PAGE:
delays, e.g., heavier than normal teaching assignments or course loads, and interruptions in
graduate study caused by circumstances beyond the student's control. An appeal, which must
be cosigned by the supervisory committee chairman and submitted before the end of the
preceding term, is required for each extra term of support sought.
Candidates for the Ph.D. degree are required to complete a minimum of 2 semesters of
supervised teaching or assisting in courses offered in Zoology or in Biological Sciences. M.S.
candidates are required to complete 1 semester of teaching or assisting.


A. Teaching Assistantships:

1. Regularly appointed teaching assistants are given first priority, provided that they are
making satisfactory academic progress and their work as an assistant has been
satisfactory. Satisfactory academic progress include; timely progression toward the
relevant degree (as defined above), and a minimum grade point average of 3.0
(research, problem, or thesis courses will not be counted in computing this average.


Revision Date November 14, 2002










2. The instructor will evaluate the quality of teaching by TA's each term in writing. The
evaluation will be shown to the student, who has the option of answering any
criticisms in writing to the Graduate Committee.

3. Each student's academic progress and work as a teaching assistant will be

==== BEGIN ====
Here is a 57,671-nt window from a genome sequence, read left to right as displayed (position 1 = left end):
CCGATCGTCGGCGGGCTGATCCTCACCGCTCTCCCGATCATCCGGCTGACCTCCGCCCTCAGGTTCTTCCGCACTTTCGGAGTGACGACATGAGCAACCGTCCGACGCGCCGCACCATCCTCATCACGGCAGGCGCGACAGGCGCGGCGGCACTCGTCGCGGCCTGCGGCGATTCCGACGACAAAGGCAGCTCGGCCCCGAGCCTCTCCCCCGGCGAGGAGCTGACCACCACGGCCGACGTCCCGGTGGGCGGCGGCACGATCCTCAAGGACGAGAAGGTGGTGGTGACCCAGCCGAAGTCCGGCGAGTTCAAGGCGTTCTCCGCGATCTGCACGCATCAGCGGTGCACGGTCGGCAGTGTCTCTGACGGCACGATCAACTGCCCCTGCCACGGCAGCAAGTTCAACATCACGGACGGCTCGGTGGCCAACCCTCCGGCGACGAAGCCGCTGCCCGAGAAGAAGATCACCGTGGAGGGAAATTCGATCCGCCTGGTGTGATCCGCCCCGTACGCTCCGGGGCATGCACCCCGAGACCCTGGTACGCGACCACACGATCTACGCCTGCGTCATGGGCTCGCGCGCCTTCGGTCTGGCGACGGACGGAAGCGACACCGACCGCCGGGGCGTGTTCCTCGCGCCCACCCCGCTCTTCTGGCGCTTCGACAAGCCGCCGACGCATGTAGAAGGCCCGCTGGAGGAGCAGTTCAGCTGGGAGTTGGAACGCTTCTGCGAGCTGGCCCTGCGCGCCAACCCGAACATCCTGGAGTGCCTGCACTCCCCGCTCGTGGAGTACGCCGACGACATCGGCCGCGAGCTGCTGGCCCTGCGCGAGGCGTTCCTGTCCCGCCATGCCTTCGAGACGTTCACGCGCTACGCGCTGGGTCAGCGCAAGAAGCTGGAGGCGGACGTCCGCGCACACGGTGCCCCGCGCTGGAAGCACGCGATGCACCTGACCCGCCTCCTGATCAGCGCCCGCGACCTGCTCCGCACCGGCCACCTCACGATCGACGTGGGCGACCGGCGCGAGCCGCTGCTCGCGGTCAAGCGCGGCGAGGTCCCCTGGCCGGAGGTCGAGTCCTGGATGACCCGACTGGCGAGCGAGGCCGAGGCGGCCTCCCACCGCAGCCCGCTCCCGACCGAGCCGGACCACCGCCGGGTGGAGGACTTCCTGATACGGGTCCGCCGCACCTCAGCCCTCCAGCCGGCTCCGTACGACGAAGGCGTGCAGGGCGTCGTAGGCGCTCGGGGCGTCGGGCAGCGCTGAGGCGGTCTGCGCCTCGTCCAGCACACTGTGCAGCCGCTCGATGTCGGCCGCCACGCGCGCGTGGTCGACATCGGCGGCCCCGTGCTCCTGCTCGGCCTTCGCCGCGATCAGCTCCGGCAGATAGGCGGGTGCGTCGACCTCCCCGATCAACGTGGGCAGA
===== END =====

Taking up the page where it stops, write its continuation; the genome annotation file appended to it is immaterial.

evaluated during the Annual Review (see Section VII).

B. Research Assistantships and Fellowships

The above guidelines shall apply to applicants for research assistantships and
fellowships.

C. Registration

Students holding assistantships must register for a minimum number of credits.
Students must register for 9 credits during the fall and spring terms. Please note that 9
credits are required whether the student holds a 1/3 time or time assistantship.
Summer terms vary depending on the TAship. If you are teaching for either summer A
or summer B terms then you must register for 3 credits. If you are teaching summer C
term of both summer A and summer B term you must register for 6 credits. This holds
true for RAships also. Persons on fellowships must register for a minimum of 12 credits
(max. 18) during fall and spring terms and 8 credits during summer term or the required
amount stipulated by the granting agency.

D. In-State and Out-of-State Tuition Waivers:

For information concerning tuition waivers see the Administrative Program Assistant.

VI. Office Space

The Department will make every effort to provide every active graduate student with
office space, including desk, chair, and bookshelf space. Providing additional space for
research is normally the responsibility of the major advisor. When demand for office
space exceeds its supply, a priority system will be used for allocation. If a student
intends to be in the field for more than 1 semester, please notify the Graduate
Coordinator. The student may temporarily lose his/her office space while gone. The
student should make arrangements to clear his/her personal items from the office.